This course guide provides information to support and supplement what is covered in the PLSC 491 library session.

Peer Review and Original Research

Peer-reviewed journal articles are the main way that scholars share the results of their research with others in their field. Before they are published, these articles go through a multi-step process involving research, writing, peer-review, and revision. For more information on the steps involved in the peer-review process, see the Peer Reviewed Publications library guide.

Original research articles are the most common type of peer-reviewed article. Review articles are often also peer-reviewed and they can often be mistaken for original research articles. Below is a table with a brief comparison between the two types of articles.

Elements of original research articles and review articles.
  Original Research Review
Authors experts in the field experts in the field
Audience other scientists, scholars, researchers, students other scientists, scholars, researchers, students

research they conducted

(what they did, how the did it, and the results)

reviews/summarizes the current state of knowledge on a topic

(citing research done by others)

Scope generally very specific and narrow more general/broad

For more information and tips for finding and identifying original research articles, see the Finding and Identifying Original Research Articles in the Sciences guide.

Finding Articles

Plant Science Databases

The library provides access to many databases that will have information about plant science research articles. Some of the most recommended databases for Plant Science are:

Help Finding Articles

See some of the library guides related to finding articles.

Remember to look for the Search @ NDSU button in the library databases. Clicking that button will open a new tab/window that will search the library records to see if the library has access to that article. 

If the library does not have access to the article, you can request it, for free, through Interlibrary Loan. For more information and instructions on how to use the service, see our Interlibrary Loan guide.

Tips for the Class Assignment

  1. Look for the methods and results sections. Generally, inclusion of these sections will indicate that the article contains original research. Examples: an original research article and a review article.
  2. Read the methods section. Do the methods match the requirements of this assignment?
    • Methods that work: 
    • Methods that don't work:
      • interviews, focus groups, questionnaires or surveys, is not going to work for this assignment (here is an example)
      • meta-analysis will not work either (They will have a methods section explaining how they gathered, combined, and analyzed data from multiple original research articles by other authors. here is an example)

If the article contains original research and has a methods section that fits the assignment requirements, it has probably been peer reviewed. However, if you want to confirm whether the journal uses peer review when they publish articles you can check their website for indications of peer review. Some sections to look for on the journal's website include: Aim & Scope, Instructions for Authors, Guidelines for Authors, Author Guidelines, Author Resources, Contribute, or Submit. Here is an example from Agronomy Journal

Contact the Librarian

Nicole Juve, Agricultural Sciences Librarian (more information)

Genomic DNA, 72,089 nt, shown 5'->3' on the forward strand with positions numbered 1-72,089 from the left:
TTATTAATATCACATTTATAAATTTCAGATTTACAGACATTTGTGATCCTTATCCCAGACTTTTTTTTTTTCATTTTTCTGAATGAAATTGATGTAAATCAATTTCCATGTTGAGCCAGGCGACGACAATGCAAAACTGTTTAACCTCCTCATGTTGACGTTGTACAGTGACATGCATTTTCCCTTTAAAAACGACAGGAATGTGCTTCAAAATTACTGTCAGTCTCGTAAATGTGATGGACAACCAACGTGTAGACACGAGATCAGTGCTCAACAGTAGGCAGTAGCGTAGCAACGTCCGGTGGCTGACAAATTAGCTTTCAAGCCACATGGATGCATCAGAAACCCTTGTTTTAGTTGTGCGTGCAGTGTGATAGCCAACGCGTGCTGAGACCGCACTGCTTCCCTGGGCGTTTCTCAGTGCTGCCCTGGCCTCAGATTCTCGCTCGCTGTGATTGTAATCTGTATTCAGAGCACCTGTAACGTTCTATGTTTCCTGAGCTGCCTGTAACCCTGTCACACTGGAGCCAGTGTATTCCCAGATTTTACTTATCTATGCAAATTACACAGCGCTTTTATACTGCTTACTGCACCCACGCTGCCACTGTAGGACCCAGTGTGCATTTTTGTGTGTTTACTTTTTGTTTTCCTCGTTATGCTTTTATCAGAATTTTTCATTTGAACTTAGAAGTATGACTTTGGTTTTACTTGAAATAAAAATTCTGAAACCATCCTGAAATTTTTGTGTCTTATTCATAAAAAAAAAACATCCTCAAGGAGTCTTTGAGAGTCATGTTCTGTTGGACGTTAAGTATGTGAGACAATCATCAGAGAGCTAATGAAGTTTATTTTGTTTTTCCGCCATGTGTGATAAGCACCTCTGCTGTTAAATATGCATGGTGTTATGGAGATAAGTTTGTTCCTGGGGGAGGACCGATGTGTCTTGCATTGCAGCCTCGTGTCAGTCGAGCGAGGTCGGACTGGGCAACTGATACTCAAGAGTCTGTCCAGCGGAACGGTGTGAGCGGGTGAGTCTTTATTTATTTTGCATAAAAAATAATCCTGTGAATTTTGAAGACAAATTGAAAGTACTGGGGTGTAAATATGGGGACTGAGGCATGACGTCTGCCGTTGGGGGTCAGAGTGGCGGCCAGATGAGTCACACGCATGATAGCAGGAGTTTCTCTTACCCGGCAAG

In-Class Activities

Activity 1: Original or Review

Determine whether each article is an original research article or a review article. Explain your answer. (Submit responses on this Google Form: or in the embedded form below.)

Article 1

Dutta, S., Mohanty, S., & Tripathy, B. C. (2009). Role of temperature stress on chloroplast biogenesis and protein import in pea. Plant Physiology, 150(2), 1050–1061.

Article 2

Pérez-Montaño, F., Alías-Villegas, C., Bellogín, R. A., Del Cerro, P., Espuny, M. R., Jiménez-Guerrero, I., ... & Cubo, T. (2014). Plant growth promotion in cereal and leguminous agricultural important plants: From microorganism capacities to crop production. Microbiological Research, 169(5-6), 325-336.


Activity 2: Methods

Look at the methods section of each article below and determine whether each article would work for the requirements of the class assignment. Describe why or why not. You can view each article by using the links in each reference citation. Excerpts from the abstracts of each are also available on activity Google Form that is embedded below, or you can access it at

Article 1

Dutta, S., Mohanty, S., & Tripathy, B. C. (2009). Role of temperature stress on chloroplast biogenesis and protein import in pea. Plant Physiology, 150(2), 1050–1061.

Article 2

Zhang, J., Zhang, S., Cheng, M., Jiang, H., Zhang, X., Peng, C., Lu, X., Zhang, M., & Jin, J. (2018). Effect of drought on agronomic traits of rice and wheat: A meta-analysis. International Journal of Environmental Research and Public Health, 15(5), 839.

Article 3

Liebig, T., Jassogne, L., Rahn, E., Läderach, P., Poehling, H.-M., Kucel, P., Asten, P. V., & Avelino, J. (2016). Towards a collaborative research: A case study on linking science to farmers’ perceptions and knowledge on arabica coffee pests and diseases and its management. PLOS ONE, 11(8), e0159392.

Activity 3: Assessment

Determine whether the following article is an original research article or a review article. Also determine whether it is appropriate for this class assignment or not, and explain why or why not.

Brown, J. K. M., & Rant, J. C. (2013). Fitness costs and trade‐offs of disease resistance and their consequences for breeding arable crops. Plant Pathology, 62, 83-95. 

If the above link doesn't work, try this one:

Submit responses on this Google Form: (or the embedded form below)